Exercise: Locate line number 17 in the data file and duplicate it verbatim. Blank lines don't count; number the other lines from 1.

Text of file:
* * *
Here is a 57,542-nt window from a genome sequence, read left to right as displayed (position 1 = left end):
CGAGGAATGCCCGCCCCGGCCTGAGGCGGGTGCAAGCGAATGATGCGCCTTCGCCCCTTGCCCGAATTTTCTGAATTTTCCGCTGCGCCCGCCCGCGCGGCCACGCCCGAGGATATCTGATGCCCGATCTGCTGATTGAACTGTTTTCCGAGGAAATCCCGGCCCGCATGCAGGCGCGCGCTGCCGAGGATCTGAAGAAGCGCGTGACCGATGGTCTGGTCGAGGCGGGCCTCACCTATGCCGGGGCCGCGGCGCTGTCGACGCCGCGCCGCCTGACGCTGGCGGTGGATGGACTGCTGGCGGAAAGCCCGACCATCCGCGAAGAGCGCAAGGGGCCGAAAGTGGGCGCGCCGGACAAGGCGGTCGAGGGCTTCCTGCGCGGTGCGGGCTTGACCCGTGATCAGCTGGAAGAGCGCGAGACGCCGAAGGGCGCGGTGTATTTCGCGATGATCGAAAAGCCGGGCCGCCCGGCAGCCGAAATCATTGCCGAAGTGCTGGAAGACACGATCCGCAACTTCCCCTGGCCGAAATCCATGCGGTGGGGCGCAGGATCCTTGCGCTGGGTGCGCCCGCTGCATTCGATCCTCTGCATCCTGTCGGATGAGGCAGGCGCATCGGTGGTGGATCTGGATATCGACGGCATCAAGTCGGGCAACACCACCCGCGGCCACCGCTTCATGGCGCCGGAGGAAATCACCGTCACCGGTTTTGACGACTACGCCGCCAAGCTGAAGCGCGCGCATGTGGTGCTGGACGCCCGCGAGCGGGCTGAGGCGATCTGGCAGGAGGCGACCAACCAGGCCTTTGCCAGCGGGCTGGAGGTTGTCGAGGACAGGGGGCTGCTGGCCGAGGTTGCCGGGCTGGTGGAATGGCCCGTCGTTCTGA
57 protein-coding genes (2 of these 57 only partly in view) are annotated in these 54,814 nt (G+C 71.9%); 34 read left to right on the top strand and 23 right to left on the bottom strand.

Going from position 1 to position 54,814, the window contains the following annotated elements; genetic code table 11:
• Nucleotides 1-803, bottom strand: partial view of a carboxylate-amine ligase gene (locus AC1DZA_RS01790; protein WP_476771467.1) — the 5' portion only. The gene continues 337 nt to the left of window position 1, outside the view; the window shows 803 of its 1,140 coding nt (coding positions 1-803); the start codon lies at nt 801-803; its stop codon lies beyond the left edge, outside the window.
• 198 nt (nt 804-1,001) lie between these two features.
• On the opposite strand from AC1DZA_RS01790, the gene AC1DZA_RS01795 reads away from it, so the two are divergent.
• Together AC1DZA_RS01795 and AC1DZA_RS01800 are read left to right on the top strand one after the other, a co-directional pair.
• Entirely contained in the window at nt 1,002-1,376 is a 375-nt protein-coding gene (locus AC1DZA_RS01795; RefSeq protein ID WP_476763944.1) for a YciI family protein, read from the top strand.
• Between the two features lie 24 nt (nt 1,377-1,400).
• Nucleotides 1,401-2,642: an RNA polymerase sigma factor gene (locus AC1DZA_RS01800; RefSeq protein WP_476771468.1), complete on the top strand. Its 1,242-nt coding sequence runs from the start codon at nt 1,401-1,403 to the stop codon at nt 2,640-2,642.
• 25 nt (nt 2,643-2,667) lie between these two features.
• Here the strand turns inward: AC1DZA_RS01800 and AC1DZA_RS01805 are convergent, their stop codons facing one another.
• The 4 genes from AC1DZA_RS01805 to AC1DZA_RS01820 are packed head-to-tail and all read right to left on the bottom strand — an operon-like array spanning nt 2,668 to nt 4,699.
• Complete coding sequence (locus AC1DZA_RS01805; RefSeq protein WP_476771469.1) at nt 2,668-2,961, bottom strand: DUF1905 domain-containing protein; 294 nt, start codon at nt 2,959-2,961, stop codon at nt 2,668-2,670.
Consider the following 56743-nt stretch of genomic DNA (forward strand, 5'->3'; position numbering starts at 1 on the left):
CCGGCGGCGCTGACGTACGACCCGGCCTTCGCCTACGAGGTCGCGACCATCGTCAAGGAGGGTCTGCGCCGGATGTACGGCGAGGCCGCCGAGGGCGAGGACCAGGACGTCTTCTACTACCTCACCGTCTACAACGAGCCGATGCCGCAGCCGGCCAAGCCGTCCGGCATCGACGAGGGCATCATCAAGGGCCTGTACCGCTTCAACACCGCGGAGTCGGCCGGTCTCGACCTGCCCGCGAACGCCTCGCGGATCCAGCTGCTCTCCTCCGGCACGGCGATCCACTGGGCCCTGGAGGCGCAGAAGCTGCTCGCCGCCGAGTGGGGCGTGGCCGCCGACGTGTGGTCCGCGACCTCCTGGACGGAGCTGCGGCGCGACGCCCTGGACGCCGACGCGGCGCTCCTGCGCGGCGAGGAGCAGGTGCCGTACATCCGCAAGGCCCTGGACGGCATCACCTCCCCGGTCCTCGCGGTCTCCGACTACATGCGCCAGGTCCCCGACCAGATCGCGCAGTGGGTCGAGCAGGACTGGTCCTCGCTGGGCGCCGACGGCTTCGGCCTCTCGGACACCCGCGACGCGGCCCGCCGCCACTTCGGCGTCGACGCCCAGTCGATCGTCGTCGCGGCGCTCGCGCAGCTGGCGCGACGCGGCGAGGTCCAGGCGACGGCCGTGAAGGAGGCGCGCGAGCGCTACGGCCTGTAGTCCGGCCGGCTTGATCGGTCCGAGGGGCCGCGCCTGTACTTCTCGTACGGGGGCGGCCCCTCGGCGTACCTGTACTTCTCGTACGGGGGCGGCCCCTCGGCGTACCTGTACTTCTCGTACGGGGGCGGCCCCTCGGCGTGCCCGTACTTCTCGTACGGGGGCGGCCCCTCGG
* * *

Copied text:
CCGGCGGCGCTGACGTACGACCCGGCCTTCGCCTACGAGGTCGCGACCATCGTCAAGGAGGGTCTGCGCCGGATGTACGGCGAGGCCGCCGAGGGCGAGGACCAGGACGTCTTCTACTACCTCACCGTCTACAACGAGCCGATGCCGCAGCCGGCCAAGCCGTCCGGCATCGACGAGGGCATCATCAAGGGCCTGTACCGCTTCAACACCGCGGAGTCGGCCGGTCTCGACCTGCCCGCGAACGCCTCGCGGATCCAGCTGCTCTCCTCCGGCACGGCGATCCACTGGGCCCTGGAGGCGCAGAAGCTGCTCGCCGCCGAGTGGGGCGTGGCCGCCGACGTGTGGTCCGCGACCTCCTGGACGGAGCTGCGGCGCGACGCCCTGGACGCCGACGCGGCGCTCCTGCGCGGCGAGGAGCAGGTGCCGTACATCCGCAAGGCCCTGGACGGCATCACCTCCCCGGTCCTCGCGGTCTCCGACTACATGCGCCAGGTCCCCGACCAGATCGCGCAGTGGGTCGAGCAGGACTGGTCCTCGCTGGGCGCCGACGGCTTCGGCCTCTCGGACACCCGCGACGCGGCCCGCCGCCACTTCGGCGTCGACGCCCAGTCGATCGTCGTCGCGGCGCTCGCGCAGCTGGCGCGACGCGGCGAGGTCCAGGCGACGGCCGTGAAGGAGGCGCGCGAGCGCTACGGCCTGTAGTCCGGCCGGCTTGATCGGTCCGAGGGGCCGCGCCTGTACTTCTCGTACGGGGGCGGCCCCTCGGCGTACCTGTACTTCTCGTACGGGGGCGGCCCCTCGGCGTACCTGTACTTCTCGTACGGGGGCGGCCCCTCGGCGTGCCCGTACTTCTCGTACGGGGGCGGCCCCTCGG